Federal Investigator Says Commuter Train Ran Red Light | NBC Southern California

Federal Investigator Says Commuter Train Ran Red Light

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    SANTA ANA, Calif. -- A federal official said Friday that a commuter train ran a red light before sideswiping a freight train Thursday in Rialto, according to The Associated Press.

    National Transportation Safety Board investigator Ted Turpin said Friday the eastbound passenger train failed to stop Thursday at a red light about 150 feet before the spot where it hit the rear cars of an oncoming westbound BNSF freight train.

    Turpin said the Metrolink train had nearly come to a halt before the incident, and the red signal appears to have been working.

    The incident followed a head-on collision between a commuter train and a freight train that killed 25 people in Chatsworth on Sept. 12. Authorities said the engineer on the Metrolink commuter train that day did not stop at a red signal that would have prevented the head-on collision with a Union Pacific freight train.

    The incident Thursday was reported at 200 S. Lilac Ave. A Metrolink train heading east from Los Angeles toward San Bernardino collided with a BNSF train about a half-mile from the Metrolink station in Rialto at about 11:30 a.m., agency spokeswoman Joanna Capelle said.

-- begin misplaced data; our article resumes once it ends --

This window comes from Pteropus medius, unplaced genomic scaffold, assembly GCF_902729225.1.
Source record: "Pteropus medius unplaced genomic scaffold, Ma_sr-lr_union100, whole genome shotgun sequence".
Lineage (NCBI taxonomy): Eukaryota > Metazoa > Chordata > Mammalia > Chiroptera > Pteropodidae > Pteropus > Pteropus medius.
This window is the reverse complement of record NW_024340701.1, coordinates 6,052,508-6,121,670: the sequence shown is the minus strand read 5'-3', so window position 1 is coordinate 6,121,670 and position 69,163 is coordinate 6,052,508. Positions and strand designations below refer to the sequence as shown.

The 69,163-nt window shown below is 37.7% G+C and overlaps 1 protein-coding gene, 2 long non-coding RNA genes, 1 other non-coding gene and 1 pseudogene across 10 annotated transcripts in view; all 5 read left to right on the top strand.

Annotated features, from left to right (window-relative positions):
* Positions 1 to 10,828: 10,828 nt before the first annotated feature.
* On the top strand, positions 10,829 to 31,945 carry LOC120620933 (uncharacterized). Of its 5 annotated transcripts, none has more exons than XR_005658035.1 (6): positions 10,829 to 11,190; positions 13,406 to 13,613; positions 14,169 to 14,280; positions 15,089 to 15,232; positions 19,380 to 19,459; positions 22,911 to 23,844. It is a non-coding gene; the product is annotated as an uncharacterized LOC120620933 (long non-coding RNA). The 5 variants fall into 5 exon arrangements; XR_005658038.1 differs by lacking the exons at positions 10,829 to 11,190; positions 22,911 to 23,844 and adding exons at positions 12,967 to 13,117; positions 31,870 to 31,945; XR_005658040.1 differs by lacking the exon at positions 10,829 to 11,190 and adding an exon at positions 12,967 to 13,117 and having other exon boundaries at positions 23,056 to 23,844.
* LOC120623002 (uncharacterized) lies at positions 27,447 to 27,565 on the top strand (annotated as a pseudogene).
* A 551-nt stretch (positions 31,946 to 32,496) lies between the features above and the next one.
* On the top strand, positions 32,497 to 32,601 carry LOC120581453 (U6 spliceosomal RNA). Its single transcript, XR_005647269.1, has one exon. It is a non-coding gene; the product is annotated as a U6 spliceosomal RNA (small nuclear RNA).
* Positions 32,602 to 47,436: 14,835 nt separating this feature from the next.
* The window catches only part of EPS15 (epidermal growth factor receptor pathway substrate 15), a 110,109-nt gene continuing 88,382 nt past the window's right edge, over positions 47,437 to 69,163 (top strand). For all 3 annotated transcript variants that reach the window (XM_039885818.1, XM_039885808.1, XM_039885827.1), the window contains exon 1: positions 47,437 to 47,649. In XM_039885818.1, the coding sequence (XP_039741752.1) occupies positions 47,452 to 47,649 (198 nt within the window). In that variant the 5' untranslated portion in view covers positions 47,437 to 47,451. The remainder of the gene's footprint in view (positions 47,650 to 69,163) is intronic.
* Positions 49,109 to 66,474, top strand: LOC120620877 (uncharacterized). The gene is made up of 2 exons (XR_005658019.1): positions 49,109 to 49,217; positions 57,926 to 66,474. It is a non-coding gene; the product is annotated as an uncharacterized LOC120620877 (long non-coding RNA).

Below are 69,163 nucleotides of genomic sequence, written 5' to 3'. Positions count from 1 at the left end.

"Although this incident occurred at a low speed, any incident on the Metrolink system is unacceptable," Metrolink Board Vice Chairman Keith Millhouse said. "This incident will be fully investigated to determine the cause, and measures will be taken to ensure that incidents like this do not happen again."

    A passenger in the second Metrolink car explained what happened when the trains sideswiped.

    "It just started shaking a little bit," said Carina Salano. "Then, it smelled like (something) burned. It wasn't that big of an impact. I thought we ran something over."

    The trains sideswiped each other and both remained upright on the tracks, Rialto police Lt. Joe Cirilo said. Police said five people were hospitalized.

    "There are no severe injuries. There are some complaints of pain," Cirilo said.

    BNSF spokeswoman Lena Kent said the 102-car freight had almost made it onto the side track when the Metrolink struck a flatbed car hauling iron.

    There were 15 passengers and crew on the Metrolink train and three on the freight train, Capelle said. Kent said nobody aboard the freight train was injured.

    Other commuter trains could not get through the blocked tracks in Rialto, about 60 miles east of Los Angeles. Buses were taking commuters along the line between Rancho Cucamonga and San Bernardino, Capelle said.

    The Metrolink train was identified as eastbound No. 306, which left Union Station in downtown Los Angeles at about 10 a.m. The incident occurred just west of the Rialto station.